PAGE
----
Once again, when in need of finding good young writers, the answer is Wilton High School.

Last year’s seniors showed strong results for the Class of 2013 SAT testing, and the district demonstrated some of the highest scores in the region.

Overall, Darien was the big winner, with an average score of 1814, but Wilton was second with a score of 1799. Wilton had the highest score in writing, and finished tied for second in critical reading, but finished fourth in math among the seven districts that make up DRG A (District Reference Group). The average for the group was 1776.

Weston’s composite score was 1792, Westport (Staples High School) scored 1788, New Canaan was fifth at 1774, Ridgefield had a total of 1759, and Region 9 (Easton and Redding) finished with 1703.

Each element of the SAT can receive a maximum score of 800, with a possible perfect total score of 2400.

“We are very pleased with the performance of Wilton students on the SAT this past year,” Assistant Superintendent of Schools Dr. Charles Smith said. “The scores were outstanding.

“Wilton had the second-highest reading average in the state, the highest writing average in the state, and the fourth-highest mathematics average in the state,” he said.

Wilton had 300 students take the SAT, and finished with average scores of 589 in critical reading, 602 in math, and 608 in writing. Darien had the top score in both critical reading and math. Weston and Westport were both ahead of Wilton in math.

Overall, statewide participation in the SAT was up, with 83% of students taking the college entrance exam. Only Delaware, Idaho, and Maine had more students take the SAT.

In a year-over-year comparison, the state’s scores remained relatively flat, with 499 in reading, 503 in math, and 504 in writing. The 2012 scores were 498 for reading, 504 for math, and 502 for writing.

Each number for this year was higher than the national average.

“We’re pleased that more Connecticut public school students took the SAT this year than last year,” said state Department of Education Commissioner Stefan Pryor in a statement. “Higher participation rates on college entrance exams mean that more Connecticut public high school graduates are aiming for college, which is one of our state’s key goals.

“We must enable our students not only to compete for admission but also to compete with confidence, advancing into their careers with the skills that the information age and the knowledge economy require.”

Connecticut’s scores are also higher than they were in 2003, when the standard test was only in reading and math. Scores are up two points in reading, and four in math.

Wilton’s year-over-year scores revealed a drop in critical reading, down seven points, but math improved by four, and writing remained the same.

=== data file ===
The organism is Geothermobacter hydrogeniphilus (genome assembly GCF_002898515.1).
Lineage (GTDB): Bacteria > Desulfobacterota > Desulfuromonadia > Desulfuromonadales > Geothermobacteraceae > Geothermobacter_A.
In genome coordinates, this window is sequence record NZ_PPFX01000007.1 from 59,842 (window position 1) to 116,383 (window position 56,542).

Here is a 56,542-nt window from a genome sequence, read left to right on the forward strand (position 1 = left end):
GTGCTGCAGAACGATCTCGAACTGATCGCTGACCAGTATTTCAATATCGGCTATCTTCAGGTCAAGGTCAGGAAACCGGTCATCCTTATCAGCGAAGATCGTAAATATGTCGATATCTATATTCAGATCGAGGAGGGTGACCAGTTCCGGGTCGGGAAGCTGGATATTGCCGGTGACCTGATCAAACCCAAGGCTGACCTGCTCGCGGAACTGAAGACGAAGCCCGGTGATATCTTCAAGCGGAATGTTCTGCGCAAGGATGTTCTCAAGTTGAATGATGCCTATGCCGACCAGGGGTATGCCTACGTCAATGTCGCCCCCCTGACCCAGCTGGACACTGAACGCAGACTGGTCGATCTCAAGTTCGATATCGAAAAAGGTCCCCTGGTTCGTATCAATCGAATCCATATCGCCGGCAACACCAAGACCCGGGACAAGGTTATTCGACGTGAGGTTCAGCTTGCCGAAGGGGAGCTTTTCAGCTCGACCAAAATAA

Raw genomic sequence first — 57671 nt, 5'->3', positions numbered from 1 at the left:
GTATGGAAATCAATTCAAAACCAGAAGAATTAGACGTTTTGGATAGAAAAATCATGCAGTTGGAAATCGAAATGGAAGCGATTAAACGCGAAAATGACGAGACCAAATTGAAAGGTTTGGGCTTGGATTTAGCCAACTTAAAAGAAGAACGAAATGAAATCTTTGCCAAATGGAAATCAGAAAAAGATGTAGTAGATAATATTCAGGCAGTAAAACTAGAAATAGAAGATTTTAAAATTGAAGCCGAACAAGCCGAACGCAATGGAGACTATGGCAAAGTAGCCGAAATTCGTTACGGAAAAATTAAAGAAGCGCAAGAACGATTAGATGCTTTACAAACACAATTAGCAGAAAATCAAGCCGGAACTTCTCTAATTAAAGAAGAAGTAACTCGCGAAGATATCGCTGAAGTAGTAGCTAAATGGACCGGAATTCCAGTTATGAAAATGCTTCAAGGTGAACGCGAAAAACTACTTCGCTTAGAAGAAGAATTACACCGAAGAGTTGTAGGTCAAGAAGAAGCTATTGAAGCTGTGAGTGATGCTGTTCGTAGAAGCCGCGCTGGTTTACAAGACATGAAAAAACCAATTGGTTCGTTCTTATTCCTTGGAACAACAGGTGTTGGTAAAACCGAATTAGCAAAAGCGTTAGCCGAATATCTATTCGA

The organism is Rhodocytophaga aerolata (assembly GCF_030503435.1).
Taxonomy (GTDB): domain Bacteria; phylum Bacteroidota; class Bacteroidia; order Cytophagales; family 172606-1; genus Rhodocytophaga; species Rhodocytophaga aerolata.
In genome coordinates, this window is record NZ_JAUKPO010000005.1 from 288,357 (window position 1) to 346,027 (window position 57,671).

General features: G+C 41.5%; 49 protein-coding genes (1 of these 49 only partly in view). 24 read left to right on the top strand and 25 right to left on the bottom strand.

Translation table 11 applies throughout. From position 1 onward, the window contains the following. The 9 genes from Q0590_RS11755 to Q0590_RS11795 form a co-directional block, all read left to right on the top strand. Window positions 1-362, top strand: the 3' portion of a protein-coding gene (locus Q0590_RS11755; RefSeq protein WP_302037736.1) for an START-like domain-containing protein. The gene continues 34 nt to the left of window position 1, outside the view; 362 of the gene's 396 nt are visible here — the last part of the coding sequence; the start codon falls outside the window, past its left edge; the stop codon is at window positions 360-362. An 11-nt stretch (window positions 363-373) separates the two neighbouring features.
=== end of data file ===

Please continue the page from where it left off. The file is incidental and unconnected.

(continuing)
Steady scores

Composite scores since 2009 for Wilton have generally increased, though they dropped from 1785 to 1768 in 2010. The total ballooned to 1805 in 2011, before slipping slightly to 1802 last year. Individual scores have been on a similar roller coaster, with reading and math both topping out in 2011, and a tie for the top score in writing staying put over 2012 and 2013.

“The five-year SAT averages for the district in reading, writing, and mathematics are solid, boasting an impressive 589 in reading, 603 in writing, and 600 in mathematics,” Dr. Smith said. “These averages clearly reflect the strength of our students’ performance on the SAT over time, as well as a rigorous academic curriculum that prepares students to be successful on this assessment.”

The SAT is administered by the College Board, which established a benchmark for college readiness. The benchmark score of 1550 “is associated with a 65 percent probability of obtaining a first-year GPA of B- or higher, which in turn is associated with a high likelihood of college success,” the College Board said.

Beyond that, the organization said, students surpassing the benchmark are more likely to enroll in a four-year college and complete their degree. The College Board indicated that 43% of 2013 students met the benchmark. That number has remained almost unchanged for five years.

“While some might see stagnant scores as no news, we at the College Board consider it a call to action,” said College Board President David Coleman. “We must dramatically increase the number of students in K–12 who are prepared for college and careers.

“Only by transforming the daily work that students do can we achieve excellence and equity. The College Board will do everything it can to make sure students have access to opportunity, including rigorous course work.”

Around Wilton, those largely “stagnant” scores are considered to be good news, and continue to be strong enough to make Wilton High School one of the best in the region.